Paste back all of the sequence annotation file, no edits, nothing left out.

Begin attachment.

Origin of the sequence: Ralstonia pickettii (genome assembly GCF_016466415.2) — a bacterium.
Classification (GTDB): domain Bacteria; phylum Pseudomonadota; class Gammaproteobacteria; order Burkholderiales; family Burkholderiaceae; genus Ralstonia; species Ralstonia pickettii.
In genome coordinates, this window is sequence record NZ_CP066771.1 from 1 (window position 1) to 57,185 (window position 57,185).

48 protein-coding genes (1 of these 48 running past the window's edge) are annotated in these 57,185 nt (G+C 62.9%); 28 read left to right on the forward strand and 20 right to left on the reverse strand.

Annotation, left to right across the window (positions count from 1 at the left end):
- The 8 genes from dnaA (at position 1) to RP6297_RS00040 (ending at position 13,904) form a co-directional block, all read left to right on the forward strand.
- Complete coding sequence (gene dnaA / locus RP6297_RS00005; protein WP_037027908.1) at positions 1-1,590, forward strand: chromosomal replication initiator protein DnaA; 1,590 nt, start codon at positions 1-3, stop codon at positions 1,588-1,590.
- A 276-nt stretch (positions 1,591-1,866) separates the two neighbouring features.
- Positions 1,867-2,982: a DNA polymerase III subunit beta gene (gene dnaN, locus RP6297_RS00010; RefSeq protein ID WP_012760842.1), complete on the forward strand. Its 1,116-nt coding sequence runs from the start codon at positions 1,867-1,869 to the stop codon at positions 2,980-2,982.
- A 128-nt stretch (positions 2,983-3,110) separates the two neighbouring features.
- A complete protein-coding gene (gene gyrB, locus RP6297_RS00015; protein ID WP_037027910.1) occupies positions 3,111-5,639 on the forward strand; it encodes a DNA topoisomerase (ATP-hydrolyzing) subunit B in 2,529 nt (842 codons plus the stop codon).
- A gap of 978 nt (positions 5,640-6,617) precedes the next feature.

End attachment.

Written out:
Origin of the sequence: Ralstonia pickettii (genome assembly GCF_016466415.2) — a bacterium.
Classification (GTDB): domain Bacteria; phylum Pseudomonadota; class Gammaproteobacteria; order Burkholderiales; family Burkholderiaceae; genus Ralstonia; species Ralstonia pickettii.
In genome coordinates, this window is sequence record NZ_CP066771.1 from 1 (window position 1) to 57,185 (window position 57,185).

48 protein-coding genes (1 of these 48 running past the window's edge) are annotated in these 57,185 nt (G+C 62.9%); 28 read left to right on the forward strand and 20 right to left on the reverse strand.

Annotation, left to right across the window (positions count from 1 at the left end):
- The 8 genes from dnaA (at position 1) to RP6297_RS00040 (ending at position 13,904) form a co-directional block, all read left to right on the forward strand.
- Complete coding sequence (gene dnaA / locus RP6297_RS00005; protein WP_037027908.1) at positions 1-1,590, forward strand: chromosomal replication initiator protein DnaA; 1,590 nt, start codon at positions 1-3, stop codon at positions 1,588-1,590.
- A 276-nt stretch (positions 1,591-1,866) separates the two neighbouring features.
- Positions 1,867-2,982: a DNA polymerase III subunit beta gene (gene dnaN, locus RP6297_RS00010; RefSeq protein ID WP_012760842.1), complete on the forward strand. Its 1,116-nt coding sequence runs from the start codon at positions 1,867-1,869 to the stop codon at positions 2,980-2,982.
- A 128-nt stretch (positions 2,983-3,110) separates the two neighbouring features.
- A complete protein-coding gene (gene gyrB, locus RP6297_RS00015; protein ID WP_037027910.1) occupies positions 3,111-5,639 on the forward strand; it encodes a DNA topoisomerase (ATP-hydrolyzing) subunit B in 2,529 nt (842 codons plus the stop codon).
- A gap of 978 nt (positions 5,640-6,617) precedes the next feature.